Saturday 10 December 2016

Tweeter will apologise 100 times

Published 02/06/2011 | 12:53

A Malaysian social activist is apologising 100 times on Twitter in an unusual settlement of a defamation case
A Malaysian social activist is apologising 100 times on Twitter in an unusual settlement of a defamation case

A Malaysian social activist is apologising 100 times on Twitter in an unusual settlement with a magazine publisher in a defamation case.

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The penalty has sparked debate among internet users about the pitfalls of social media in Malaysia, where authorities have repeatedly warned people to be more cautious about what they write on blogs, Facebook and Twitter.

Fahmi Fadzil, an opposition politician's aide and respected commentator on social issues, claimed on Twitter in January that his pregnant friend had been poorly treated by her employers at a magazine run by BluInc Media.

Fahmi wrote an apology to BluInc on Twitter a few hours after making that allegation, but the company's lawyers later sent him a letter demanding unspecified financial damages for defamation and another apology in major newspapers, said Fahmi's lawyer, Syahredzan Johan.

Syahredzan said Fahmi settled the case this week by agreeing to apologise 100 times over three days on Twitter, where he has more than 4,200 followers. Syahredzan declined to say who suggested the terms.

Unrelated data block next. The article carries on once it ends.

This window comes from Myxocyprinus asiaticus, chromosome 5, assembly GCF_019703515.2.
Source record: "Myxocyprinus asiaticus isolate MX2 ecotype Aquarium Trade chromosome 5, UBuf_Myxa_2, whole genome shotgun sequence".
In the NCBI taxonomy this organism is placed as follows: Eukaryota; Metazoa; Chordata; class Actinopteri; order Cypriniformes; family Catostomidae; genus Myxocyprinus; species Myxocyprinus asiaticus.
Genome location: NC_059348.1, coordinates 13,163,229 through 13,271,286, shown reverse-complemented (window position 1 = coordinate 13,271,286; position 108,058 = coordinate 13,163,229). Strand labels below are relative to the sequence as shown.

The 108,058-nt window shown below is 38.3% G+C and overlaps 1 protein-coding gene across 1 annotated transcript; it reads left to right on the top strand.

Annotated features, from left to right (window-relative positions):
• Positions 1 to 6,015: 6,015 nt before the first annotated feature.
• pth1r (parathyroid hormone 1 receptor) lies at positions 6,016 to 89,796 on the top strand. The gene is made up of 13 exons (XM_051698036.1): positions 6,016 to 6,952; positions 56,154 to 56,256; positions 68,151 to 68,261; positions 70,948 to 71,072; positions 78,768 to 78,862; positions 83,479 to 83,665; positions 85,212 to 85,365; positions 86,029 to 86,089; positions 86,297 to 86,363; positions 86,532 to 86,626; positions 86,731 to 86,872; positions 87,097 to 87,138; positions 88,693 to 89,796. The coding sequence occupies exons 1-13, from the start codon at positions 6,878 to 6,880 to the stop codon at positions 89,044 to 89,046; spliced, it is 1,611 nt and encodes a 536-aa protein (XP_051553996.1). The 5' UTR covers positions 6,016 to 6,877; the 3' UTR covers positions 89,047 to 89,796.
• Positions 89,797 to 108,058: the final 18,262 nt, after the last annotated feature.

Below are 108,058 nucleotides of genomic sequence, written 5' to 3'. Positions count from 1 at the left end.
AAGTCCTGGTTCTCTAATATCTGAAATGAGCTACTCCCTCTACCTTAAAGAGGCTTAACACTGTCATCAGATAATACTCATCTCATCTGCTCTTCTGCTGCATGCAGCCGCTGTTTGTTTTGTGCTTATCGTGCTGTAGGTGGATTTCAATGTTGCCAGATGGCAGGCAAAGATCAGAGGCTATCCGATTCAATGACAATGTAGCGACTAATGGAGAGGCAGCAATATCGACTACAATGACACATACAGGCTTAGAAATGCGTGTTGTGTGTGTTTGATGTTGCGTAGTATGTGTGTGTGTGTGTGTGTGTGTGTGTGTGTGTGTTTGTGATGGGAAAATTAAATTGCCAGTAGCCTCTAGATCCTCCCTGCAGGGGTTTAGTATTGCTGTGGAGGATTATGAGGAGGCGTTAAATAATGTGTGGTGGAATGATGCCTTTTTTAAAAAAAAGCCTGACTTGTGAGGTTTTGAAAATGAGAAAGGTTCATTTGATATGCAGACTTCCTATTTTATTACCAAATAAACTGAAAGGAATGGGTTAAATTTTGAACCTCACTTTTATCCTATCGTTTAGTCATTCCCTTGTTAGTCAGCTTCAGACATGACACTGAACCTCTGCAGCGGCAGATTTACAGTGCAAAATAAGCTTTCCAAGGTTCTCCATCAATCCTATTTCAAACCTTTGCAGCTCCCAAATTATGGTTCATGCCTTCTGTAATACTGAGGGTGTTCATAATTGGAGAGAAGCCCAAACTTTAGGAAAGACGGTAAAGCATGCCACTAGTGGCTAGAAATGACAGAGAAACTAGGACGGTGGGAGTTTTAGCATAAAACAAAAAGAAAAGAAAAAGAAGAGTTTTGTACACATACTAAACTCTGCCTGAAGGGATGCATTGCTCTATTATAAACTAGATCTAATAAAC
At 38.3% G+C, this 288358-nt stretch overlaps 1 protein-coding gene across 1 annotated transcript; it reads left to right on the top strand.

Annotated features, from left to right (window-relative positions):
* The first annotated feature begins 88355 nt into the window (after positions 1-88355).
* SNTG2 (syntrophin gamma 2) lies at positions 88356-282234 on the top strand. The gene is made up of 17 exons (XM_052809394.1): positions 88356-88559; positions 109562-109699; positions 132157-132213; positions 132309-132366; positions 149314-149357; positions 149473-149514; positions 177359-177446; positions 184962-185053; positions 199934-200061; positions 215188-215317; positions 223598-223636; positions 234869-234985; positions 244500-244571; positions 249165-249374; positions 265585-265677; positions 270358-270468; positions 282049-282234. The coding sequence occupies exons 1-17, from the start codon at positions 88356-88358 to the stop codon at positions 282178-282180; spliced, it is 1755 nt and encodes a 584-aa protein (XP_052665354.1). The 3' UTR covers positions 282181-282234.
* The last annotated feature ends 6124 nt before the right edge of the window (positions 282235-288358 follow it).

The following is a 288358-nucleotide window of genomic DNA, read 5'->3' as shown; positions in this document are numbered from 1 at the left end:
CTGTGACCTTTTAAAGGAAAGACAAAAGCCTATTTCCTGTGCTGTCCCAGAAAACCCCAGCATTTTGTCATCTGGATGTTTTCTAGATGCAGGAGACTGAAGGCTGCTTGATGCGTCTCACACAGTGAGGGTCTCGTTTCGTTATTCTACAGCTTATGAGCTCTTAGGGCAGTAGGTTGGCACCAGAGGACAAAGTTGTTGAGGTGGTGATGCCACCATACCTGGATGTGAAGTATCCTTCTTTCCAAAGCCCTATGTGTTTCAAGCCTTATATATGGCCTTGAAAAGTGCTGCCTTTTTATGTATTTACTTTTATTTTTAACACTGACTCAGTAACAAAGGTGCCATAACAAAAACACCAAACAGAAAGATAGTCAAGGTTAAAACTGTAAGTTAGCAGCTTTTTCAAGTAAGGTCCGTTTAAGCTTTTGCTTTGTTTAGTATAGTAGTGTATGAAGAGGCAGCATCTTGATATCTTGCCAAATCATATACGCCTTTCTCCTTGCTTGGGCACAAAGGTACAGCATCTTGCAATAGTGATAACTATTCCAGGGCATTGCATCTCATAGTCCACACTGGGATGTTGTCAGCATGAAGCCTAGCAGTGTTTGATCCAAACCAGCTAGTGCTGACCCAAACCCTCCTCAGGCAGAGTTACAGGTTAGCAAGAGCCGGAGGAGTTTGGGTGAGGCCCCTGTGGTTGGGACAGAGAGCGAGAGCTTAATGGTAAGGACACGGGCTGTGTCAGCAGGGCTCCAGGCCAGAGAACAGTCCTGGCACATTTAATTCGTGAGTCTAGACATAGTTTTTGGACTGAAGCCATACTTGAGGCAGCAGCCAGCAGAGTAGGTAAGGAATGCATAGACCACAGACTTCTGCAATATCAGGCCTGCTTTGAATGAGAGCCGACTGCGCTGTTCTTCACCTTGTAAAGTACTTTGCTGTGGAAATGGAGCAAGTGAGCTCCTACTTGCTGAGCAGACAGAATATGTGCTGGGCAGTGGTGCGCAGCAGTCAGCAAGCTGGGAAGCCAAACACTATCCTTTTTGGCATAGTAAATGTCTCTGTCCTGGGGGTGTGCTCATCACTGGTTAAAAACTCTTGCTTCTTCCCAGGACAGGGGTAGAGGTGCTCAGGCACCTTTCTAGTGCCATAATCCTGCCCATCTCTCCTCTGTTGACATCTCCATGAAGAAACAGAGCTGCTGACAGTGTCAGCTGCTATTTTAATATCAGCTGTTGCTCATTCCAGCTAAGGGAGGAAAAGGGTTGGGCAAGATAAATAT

"I've DEFAMED Blu Inc Media and Female Magazine. My tweets on their (human resource) policies are untrue. I retract those words and hereby apologise," Fahmi tweeted in a series of identical postings which started on Thursday and were repeated about every 30 minutes.

BluInc's legal firm said the lawyer handling the case could not immediately be contacted. Officials at the publishing company familiar with the matter were also not available for comment. BluInc publishes more than 20 lifestyle and health magazines in Malaysia.

Fahmi told his followers he could not elaborate on the case, but many prominent Twitter users in Malaysia voiced sympathy for him.

"First time witnessing a 'community service sentence' on Twitter," blogger Christopher Tock wrote. "Will this be something common in future years?"

Syahredzan, Fahmi's lawyer, said it was believed to be the first settlement involving the use of Twitter in a Malaysian defamation case.

Press Association

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